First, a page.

Roma Airport

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This article is about an airport serving Roma in Queensland, Australia. For commercial airports serving Rome, Italy, see Leonardo da Vinci–Fiumicino Airport and Ciampino – G.B. Pastine International Airport. For other airports titled Rome Airport, see Rome Airport.
Roma Airport
A.T. Berry Terminal.JPG
The original A.T. Berry Terminal at Roma Airport
IATA: RMAICAO: YROM
Summary
Airport type Public
Operator Maranoa Regional Council
Location Roma, Queensland
Elevation AMSL 1,032 ft / 315 m
Coordinates 26°32′42″S 148°46′29″E / 26.54500°S 148.77472°E / -26.54500; 148.77472Coordinates: 26°32′42″S 148°46′29″E / 26.54500°S 148.77472°E / -26.54500; 148.77472
Map
YROM is located in Queensland
YROM
YROM
Location in Queensland
Runways
Direction Length Surface
m ft
18/36 1,504 4,934 Asphalt
09/27 801 2,628 Grass
Statistics (FY 2013-14)
Passengers 243,901
Aircraft movements 6,377
Sources: Australian AIP and aerodrome chart[1]
Passenger and aircraft movements from the BITRE.[2]

Roma Airport (IATA: RMAICAO: YROM) is an airport located 2 nautical miles (3.7 km; 2.3 mi) northwest[1] of Roma, Queensland, Australia. The airport underwent a major redevelopment completed in April 2012, replacing the original A.T. Berry Terminal with a larger, modern facility. Much of the $14 million project funded by energy and resources companies to support their operations in the area.[3]

History[edit]

The airport opened in 1949, replacing an earlier facility which had been operating since the 1920s located across town, south of the railway line. The town was one of the first served by QANTAS, who inaugurated weekly services between Brisbane, Roma and Charleville in April 1929. With the move to the new site, the services increased to every weekday.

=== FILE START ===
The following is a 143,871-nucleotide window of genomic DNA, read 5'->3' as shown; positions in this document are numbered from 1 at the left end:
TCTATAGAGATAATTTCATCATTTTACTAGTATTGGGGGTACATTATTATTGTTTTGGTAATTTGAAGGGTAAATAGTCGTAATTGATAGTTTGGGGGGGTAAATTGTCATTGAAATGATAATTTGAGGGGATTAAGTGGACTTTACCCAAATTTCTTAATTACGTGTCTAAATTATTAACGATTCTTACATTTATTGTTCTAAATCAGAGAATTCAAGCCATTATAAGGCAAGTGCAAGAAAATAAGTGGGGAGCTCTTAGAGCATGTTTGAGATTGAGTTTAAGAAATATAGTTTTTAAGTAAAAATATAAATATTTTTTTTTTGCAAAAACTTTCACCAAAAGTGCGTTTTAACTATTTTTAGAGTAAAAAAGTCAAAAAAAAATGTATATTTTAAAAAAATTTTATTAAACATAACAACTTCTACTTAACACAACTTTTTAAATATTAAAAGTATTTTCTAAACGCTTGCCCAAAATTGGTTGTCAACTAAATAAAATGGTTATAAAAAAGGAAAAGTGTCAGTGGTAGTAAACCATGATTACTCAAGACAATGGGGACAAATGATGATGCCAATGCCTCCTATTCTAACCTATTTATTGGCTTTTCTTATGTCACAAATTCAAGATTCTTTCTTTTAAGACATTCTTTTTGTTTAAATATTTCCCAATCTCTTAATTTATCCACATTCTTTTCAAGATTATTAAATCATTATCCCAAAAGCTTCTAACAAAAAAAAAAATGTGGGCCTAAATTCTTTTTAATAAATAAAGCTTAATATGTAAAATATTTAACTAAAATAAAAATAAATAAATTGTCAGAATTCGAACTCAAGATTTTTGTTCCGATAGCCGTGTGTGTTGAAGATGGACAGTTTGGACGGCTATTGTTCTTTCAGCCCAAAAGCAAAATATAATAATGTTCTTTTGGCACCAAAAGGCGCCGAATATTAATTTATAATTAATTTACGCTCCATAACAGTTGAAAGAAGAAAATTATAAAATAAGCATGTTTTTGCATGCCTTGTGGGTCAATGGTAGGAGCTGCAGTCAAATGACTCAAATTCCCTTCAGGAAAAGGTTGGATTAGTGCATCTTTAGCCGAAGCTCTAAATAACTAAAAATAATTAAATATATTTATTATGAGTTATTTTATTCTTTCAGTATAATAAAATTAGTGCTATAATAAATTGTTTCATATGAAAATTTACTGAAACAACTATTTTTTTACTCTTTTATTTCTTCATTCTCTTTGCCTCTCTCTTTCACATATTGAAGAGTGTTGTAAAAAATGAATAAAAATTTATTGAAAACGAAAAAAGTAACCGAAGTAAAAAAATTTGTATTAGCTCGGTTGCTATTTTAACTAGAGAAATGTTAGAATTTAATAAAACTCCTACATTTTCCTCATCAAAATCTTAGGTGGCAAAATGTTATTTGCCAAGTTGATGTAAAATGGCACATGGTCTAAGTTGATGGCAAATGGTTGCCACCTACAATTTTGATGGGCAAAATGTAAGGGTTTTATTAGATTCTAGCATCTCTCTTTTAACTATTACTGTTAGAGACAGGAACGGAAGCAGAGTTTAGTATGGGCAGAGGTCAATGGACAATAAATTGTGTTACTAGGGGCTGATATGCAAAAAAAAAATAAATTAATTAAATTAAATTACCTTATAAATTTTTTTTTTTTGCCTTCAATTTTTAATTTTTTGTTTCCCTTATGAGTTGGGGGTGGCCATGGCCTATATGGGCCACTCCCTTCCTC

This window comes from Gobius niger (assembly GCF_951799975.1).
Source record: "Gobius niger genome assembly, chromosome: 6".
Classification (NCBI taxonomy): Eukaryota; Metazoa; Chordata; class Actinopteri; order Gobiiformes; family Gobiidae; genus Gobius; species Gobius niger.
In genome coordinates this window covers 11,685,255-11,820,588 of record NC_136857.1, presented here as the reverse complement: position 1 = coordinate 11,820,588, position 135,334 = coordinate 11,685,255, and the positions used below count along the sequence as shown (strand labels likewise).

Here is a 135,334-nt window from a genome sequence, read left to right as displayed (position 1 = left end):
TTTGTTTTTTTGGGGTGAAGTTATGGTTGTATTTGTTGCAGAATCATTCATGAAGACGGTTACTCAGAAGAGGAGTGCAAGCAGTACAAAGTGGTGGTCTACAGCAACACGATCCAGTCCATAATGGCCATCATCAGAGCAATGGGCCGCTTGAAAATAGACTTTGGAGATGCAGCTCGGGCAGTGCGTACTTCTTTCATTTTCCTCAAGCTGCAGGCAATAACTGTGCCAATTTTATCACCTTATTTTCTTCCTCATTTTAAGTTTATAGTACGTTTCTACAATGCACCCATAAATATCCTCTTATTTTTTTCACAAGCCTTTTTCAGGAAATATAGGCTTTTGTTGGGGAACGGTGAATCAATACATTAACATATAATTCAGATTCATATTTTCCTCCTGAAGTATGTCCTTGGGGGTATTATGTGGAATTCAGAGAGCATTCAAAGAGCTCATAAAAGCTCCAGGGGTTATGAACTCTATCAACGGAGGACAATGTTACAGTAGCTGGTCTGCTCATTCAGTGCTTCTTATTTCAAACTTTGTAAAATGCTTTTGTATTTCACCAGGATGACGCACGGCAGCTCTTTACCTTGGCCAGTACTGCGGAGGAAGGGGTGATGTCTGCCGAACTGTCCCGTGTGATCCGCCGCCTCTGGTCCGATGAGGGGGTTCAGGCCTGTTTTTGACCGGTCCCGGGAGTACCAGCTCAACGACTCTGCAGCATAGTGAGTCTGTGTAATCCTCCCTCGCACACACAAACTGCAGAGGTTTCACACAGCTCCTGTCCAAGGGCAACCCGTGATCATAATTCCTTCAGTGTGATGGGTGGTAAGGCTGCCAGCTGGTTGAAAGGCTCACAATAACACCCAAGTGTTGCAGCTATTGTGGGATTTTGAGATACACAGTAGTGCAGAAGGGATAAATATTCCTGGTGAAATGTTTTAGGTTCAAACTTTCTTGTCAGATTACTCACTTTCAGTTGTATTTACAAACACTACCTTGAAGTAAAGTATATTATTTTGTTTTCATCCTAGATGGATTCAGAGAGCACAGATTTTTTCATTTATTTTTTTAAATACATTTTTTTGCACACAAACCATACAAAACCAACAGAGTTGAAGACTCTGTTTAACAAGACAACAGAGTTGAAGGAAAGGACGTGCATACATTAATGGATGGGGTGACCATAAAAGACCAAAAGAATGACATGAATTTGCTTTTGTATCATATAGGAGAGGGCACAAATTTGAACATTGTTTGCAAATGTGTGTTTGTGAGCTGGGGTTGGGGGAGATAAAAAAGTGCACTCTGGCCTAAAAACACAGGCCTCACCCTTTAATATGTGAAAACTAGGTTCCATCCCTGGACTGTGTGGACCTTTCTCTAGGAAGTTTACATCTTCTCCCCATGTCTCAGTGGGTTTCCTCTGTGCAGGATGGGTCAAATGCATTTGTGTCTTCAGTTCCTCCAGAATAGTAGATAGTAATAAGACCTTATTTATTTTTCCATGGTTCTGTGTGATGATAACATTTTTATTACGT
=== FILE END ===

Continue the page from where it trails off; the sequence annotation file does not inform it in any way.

As there was no terminal facilities on the site, from the 1960s ground handling, check-in and bookings were conducted out of the back of a Ford Falcon utility by local man Alan Berry. On 27 April 1996 the mayor of Roma opened a new terminal facility, named the AT Berry Terminal in honour of Mr. Berry's dedication to aviation in the town.[4]

The airport and terminal facilities were extensively upgraded in 2012, with the construction of a new terminal (also named the AT Berry Terminal) and enlarged apron. Within months of opening in April, by December the new terminal was already operating close to capacity, handling more than 179,000 passengers in the 2012-13 financial year. In 2013-14 the airport handled more than 254,000 passengers,[5] ranking Roma as the 29th busiest airport in Australia. This growth represented an increase of 42.1% on the previous year and was the strongest growth recorded for any regional airport in Australia. Much of this passenger traffic is generated from closed fly-in fly-out (FIFO) charters for the resources industry involved in coal seam gas energy projects in the Surat Basin.

In October 2014, JETGO Australia announced direct jet services to Sydney to begin in November as one of two destinations to launch the airline's expansion into scheduled public transport flights. After delaying starting the route until December, on 20 November the company announced that due to slow bookings and the slowing of the local resources industry that they were cancelling the planned services.[6]

Airlines and destinations[edit]

Airlines Destinations
Alliance Airlines Brisbane
QantasLink operated by Sunstate Airlines Brisbane, Charleville, Barcaldine

Accidents and incidents[edit]

  • On the evening of 28 September 1989, a Beechcraft Baron flying from Longreach to Roma failed to arrive at the airport. No distress call was received. A search and rescue operation located wreckage 19 km (12 mi) west of Roma, with the aircraft having descended into trees for unknown reasons. The five occupants were killed in the accident.[7]
  • On 25 March 2013 a similar accident occurred killing former bull riding world champion John Quintana and the CEO of livestock brokerage firm Ray White Rural when the Cessna 210 aircraft they were travelling in crashed shortly after takeoff from Roma prior to first light without broadcasting a distress call.[8]

See also[edit]

References[edit]

External links[edit]